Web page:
American Ornithology: Or, The Natural History of the Birds of the United States: Illustrated with Plates, Engraved and Coloured from Original Drawings Taken from Nature. With a Sketch of the Author's Life, Band 1

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Seite 157 - My beloved is white and ruddy, The chiefest among ten thousand. His head is as the most fine gold, His locks are bushy, and black as a raven. His eyes are as the eyes of doves by the rivers of waters, Washed with milk, and fitly set.
Seite cxciii - The unencumbered Eagle rapidly advances, and is just on the point of reaching his opponent, when, with a sudden scream, probably of despair and honest execration, the latter drops his fish : the Eagle, poising himself for a moment, as if to take a more certain aim, descends like a whirlwind, snatches it in his grasp ere it reaches the water, and bears his ill-gotten booty silently away to the woods.
Seite lxxxiii - Whatever withdraws us from the power of our senses ; whatever makes the past, the distant, or the future predominate over the present, advances us in the dignity of thinking beings. Far from me and from my friends be such frigid philosophy, as may conduct us indifferent and unmoved over any ground which has been dignified by wisdom, bravery, or virtue. That man is little to be envied, whose patriotism would not gain force upon the plain of Marathon, or whose piety would not grow • warmer among...
Seite cxci - He many times deceives the sportsman, and sends him in search of birds that perhaps are not within miles of him, but whose notes he exactly imitates. Even birds themselves are frequently imposed on by this admirable mimic, and are decoyed by the fancied calls of their mates ; or dive, with precipitation, into the depths of thickets, at the scream of what they suppose to be the sparrow-hawk.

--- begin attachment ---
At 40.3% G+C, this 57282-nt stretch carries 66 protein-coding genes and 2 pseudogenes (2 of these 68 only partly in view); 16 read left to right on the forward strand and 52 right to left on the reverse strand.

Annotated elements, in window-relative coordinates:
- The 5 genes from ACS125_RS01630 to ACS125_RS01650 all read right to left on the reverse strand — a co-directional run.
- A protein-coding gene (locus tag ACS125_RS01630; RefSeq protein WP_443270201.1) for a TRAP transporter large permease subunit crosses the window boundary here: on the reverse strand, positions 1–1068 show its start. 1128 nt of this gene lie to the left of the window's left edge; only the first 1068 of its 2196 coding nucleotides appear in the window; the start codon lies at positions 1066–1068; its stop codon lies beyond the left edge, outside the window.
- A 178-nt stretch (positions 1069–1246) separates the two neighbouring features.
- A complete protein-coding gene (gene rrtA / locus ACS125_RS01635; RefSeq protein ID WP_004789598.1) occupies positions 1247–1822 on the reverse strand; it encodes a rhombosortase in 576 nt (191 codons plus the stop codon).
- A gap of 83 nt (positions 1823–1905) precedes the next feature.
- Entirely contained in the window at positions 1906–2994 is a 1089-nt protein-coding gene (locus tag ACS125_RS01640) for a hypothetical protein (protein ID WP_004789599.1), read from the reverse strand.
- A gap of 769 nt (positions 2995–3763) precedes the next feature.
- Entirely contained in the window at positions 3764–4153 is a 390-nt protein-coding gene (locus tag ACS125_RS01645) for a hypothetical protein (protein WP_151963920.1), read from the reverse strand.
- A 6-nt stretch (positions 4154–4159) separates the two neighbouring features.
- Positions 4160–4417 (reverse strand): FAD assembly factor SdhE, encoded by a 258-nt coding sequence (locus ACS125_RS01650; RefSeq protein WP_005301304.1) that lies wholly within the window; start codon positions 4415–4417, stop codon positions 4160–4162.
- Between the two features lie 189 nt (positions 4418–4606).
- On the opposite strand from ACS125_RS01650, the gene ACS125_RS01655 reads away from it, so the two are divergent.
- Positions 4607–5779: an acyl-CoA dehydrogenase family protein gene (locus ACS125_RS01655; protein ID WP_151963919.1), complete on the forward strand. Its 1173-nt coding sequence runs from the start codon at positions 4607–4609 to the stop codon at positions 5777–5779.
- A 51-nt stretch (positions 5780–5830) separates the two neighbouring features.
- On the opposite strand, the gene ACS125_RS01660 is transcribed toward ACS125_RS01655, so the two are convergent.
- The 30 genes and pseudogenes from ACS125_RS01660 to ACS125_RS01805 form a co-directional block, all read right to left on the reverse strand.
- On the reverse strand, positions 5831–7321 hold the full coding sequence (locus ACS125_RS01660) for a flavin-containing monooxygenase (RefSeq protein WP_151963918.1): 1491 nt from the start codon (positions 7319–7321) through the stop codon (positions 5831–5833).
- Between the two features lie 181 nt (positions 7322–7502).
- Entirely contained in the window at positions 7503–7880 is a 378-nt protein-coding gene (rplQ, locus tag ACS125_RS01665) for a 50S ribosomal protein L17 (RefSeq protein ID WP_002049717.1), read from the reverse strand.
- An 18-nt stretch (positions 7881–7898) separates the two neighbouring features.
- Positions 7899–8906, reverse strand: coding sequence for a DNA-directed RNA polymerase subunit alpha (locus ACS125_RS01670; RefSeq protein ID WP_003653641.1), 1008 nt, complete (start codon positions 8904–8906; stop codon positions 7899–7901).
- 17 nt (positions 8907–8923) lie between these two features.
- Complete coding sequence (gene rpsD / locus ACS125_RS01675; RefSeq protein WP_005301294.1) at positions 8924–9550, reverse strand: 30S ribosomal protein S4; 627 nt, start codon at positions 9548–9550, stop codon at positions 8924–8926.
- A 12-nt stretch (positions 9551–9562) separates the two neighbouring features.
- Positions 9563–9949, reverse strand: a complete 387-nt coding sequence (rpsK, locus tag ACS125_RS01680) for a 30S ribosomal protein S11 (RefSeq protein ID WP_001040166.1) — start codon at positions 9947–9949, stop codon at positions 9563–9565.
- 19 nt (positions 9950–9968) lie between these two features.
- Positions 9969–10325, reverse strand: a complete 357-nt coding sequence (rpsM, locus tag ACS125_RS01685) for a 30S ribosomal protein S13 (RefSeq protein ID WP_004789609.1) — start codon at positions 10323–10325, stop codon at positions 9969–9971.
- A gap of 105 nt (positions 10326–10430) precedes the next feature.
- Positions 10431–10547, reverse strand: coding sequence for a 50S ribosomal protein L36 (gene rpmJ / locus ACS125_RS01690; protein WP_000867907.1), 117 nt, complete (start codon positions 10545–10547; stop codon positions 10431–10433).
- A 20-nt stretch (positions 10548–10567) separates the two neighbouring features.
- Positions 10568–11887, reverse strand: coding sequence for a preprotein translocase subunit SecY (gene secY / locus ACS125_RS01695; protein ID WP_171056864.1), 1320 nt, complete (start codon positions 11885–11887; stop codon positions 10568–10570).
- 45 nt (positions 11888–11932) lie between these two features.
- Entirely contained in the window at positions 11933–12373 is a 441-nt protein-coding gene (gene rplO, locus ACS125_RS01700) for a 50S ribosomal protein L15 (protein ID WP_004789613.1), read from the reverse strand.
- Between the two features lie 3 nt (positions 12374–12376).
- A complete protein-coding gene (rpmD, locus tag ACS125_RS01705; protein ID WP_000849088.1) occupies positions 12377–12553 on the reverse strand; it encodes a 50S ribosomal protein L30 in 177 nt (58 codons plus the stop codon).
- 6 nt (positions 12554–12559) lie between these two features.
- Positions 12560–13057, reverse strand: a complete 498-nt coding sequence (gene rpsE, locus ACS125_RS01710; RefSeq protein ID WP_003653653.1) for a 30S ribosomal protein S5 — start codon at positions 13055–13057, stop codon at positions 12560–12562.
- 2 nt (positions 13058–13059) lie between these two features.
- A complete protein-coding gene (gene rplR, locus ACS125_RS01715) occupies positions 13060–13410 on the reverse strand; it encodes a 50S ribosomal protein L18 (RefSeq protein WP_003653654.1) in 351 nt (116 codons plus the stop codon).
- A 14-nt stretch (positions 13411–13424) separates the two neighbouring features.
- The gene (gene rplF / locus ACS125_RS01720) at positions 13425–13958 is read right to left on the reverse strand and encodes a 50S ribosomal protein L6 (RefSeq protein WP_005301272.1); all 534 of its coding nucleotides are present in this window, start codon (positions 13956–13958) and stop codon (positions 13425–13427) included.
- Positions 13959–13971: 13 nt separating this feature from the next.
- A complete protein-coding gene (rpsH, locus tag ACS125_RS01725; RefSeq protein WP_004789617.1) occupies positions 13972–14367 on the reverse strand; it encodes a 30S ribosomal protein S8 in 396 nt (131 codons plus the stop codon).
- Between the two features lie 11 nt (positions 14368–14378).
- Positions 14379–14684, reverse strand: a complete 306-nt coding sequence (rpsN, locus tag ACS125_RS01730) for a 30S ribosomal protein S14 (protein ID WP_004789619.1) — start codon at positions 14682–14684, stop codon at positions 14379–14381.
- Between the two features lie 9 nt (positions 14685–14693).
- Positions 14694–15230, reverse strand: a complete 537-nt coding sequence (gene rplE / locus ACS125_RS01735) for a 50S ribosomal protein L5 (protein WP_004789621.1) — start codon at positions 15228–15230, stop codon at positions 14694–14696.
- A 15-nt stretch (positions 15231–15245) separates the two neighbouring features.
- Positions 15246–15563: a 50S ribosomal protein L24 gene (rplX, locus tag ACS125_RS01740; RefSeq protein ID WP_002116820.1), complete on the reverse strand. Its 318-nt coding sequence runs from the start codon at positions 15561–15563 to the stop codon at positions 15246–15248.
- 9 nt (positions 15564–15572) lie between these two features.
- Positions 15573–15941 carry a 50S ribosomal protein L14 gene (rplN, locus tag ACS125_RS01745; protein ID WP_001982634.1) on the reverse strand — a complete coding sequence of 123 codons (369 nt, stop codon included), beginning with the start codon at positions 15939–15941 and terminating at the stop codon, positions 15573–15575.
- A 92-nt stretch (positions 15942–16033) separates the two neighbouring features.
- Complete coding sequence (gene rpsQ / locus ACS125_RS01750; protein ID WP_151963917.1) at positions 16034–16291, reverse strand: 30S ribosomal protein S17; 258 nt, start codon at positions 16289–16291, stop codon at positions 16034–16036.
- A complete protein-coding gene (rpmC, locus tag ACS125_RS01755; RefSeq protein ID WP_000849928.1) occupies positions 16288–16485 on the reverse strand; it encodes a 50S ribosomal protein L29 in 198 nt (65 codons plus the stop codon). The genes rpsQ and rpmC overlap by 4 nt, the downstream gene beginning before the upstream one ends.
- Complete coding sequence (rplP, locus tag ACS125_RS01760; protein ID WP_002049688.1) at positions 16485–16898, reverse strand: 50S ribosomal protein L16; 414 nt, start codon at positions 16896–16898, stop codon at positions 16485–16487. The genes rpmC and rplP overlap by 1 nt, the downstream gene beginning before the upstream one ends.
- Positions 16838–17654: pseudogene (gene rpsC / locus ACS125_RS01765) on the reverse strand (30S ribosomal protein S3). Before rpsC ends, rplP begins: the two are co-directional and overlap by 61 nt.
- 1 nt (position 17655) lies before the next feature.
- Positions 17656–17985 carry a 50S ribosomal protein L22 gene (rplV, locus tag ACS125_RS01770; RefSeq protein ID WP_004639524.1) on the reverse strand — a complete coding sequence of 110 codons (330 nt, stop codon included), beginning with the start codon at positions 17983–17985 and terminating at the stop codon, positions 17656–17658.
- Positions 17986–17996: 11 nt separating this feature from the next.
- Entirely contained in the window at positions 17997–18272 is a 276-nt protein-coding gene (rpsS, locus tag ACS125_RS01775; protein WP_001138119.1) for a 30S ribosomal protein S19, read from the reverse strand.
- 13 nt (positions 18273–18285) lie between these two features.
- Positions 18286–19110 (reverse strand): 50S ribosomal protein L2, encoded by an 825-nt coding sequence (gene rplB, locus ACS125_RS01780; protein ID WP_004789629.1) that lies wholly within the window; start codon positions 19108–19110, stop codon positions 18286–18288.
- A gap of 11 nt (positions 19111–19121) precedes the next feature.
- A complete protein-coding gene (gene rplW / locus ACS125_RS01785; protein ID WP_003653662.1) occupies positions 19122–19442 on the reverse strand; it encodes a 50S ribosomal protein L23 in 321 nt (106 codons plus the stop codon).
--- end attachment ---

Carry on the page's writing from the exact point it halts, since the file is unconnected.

Seite ii - IDE, of the said District, hath deposited in this office, the title of a book, the right whereof he claims as proprietor, in the words following, to wit : " Inductive Grammar, designed for beginners. By an Instructer." In conformity to the act of the Congress of the United States...
Seite clxxviii - There is in constancy and stability a general and lasting advantage, which will always overbalance the slow improvements of gradual correction.
Seite 128 - O ! sufficient to have alarmed a whole garrison. He has other nocturnal solos, no less melodious, one of which very strikingly resembles the halfsuppressed screams of a person suffocating, or throttled, and cannot fail of being exceedingly entertaining to a lonely benighted traveller, in the midst of an Indian wilderness...
Seite cxc - Mr Bartram has beautifully expressed it, " He bounds aloft with the celerity of an arrow, as if to recover or recall his very soul, expired in the last elevated strain...
Seite 40 - This distinguished bird, as he is the most beautiful of his tribe in this part of the world, and the adopted emblem of our country, is entitled to particular notice. He has been long known to naturalists, being common to both continents, and occasionally met with from a very high northern latitude to the borders of the torrid zone, but chiefly in the vicinity of the sea and along the shores and cliffs of our lakes and large rivers.
Seite 159 - Thus, like the sad presaging raven, that tolls The sick man's passport in her hollow beak, And in the shadow of the silent night Doth shake contagion from her sable wings, Vex'd and tormented runs poor Barabas With fatal curses towards these Christians.

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